How can you carry out a wall removal without checking its structural elements? You can’t. What do you call a structural engineer with x-ray vision? You don’t. They don’t exist. And yet, some clients expect them to see through walls.
Bearing the load
If you’re removing an internal wall, you need assurance that the wall, floor, ceiling or roof above won’t collapse. That’s why you instruct a structural engineer: to check if a wall bears a load or not. However, engineers can only do this if they are able to see what lies beneath.
Some clients believe that a layout plan provides enough information about the structural elements of their property. Others assume that an internal masonry wall is structural just because it is solid. Or, that stud walls or ‘hollow-sounding’ walls don’t provide structural support.
Removing a load-bearing wall without installing adequate support is dangerous. Clearly, it’s helpful to understand what a load-bearing wall is.
A ground-floor wall is load bearing if it continues above to form a bedroom wall. In such a scenario, the downstairs wall supports the bricks (the load) that form the wall on the floor above. If you were to remove the wall at the ground floor level, there would be nothing in place to hold the weight of the wall above.
A ground-floor wall that doesn’t continue above could still be load bearing if there are timber joists placed between the top of the wall and the first-floor wall. Internal walls in older houses may also provide support to the roof structure. Don’t be lulled into a false sense of security if you hear a hollow sound when you tap a partition wall in a Victorian property.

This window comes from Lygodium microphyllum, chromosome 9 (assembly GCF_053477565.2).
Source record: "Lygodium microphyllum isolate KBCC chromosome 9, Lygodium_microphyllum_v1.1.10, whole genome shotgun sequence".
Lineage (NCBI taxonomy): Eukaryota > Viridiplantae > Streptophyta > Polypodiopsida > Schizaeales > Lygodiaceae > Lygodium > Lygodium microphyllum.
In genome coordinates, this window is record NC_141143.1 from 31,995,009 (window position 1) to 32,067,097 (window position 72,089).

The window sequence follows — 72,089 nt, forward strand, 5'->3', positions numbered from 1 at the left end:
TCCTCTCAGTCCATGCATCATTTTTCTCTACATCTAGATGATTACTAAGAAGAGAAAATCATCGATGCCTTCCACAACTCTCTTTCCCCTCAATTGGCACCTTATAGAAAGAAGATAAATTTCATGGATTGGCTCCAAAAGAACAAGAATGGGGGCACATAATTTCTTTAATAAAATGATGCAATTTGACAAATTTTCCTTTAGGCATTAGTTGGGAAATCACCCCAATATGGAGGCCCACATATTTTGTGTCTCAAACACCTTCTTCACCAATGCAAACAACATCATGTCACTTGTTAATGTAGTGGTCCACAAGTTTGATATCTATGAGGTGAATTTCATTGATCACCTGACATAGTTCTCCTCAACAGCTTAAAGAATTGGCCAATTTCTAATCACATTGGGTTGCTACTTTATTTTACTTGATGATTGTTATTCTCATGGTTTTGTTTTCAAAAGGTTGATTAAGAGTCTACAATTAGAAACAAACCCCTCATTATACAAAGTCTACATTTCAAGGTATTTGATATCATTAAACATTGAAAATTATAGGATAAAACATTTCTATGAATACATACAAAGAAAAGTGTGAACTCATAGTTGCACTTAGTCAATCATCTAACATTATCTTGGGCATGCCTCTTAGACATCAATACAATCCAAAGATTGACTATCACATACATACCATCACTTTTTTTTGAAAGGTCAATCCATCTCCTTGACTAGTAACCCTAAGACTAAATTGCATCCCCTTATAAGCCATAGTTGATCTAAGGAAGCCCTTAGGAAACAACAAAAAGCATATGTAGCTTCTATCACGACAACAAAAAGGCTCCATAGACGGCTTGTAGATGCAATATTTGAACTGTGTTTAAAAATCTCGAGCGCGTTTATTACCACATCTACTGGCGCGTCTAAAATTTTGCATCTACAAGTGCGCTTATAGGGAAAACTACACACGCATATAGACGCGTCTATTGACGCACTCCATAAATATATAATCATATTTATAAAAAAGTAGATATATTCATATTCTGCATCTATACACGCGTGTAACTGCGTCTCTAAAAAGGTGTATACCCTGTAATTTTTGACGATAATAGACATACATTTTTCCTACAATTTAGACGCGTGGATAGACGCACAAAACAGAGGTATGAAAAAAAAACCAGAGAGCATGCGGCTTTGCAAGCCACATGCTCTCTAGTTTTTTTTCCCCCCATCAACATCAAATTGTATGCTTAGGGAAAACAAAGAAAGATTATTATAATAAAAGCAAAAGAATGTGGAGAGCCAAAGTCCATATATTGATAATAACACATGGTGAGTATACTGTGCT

I’ve called Laytoe: What next?
Have in mind the eggs and omelette analogy and accept that you can’t remove a wall without breaking plaster. Engineers need to see what lies beneath and above a wall.
If you request a wall inspection from Laytoe, you will save time, money and annoyance by removing two 30 cm x 30 cm patches of decorative cover (such as wallpaper and tiles) and plaster before our engineer arrives. The patches should expose the top of the wall and the ceiling where it meets the wall.
Once this area is uncovered, the presence (or absence) of a joist or beam enables us to determine how to best to proceed with the removal of a wall. Still, that doesn’t stop clients from asking structural engineers to assess walls without exposing them.
It seems strange that one might be reluctant to remove tiles or plaster for fear of an unsightly wall even though the wall is earmarked for removal. Yet all too often we have to inform clients that we will charge for a necessary second visit. This is an extra cost that could have been saved if the client had prepared the wall for inspection as requested.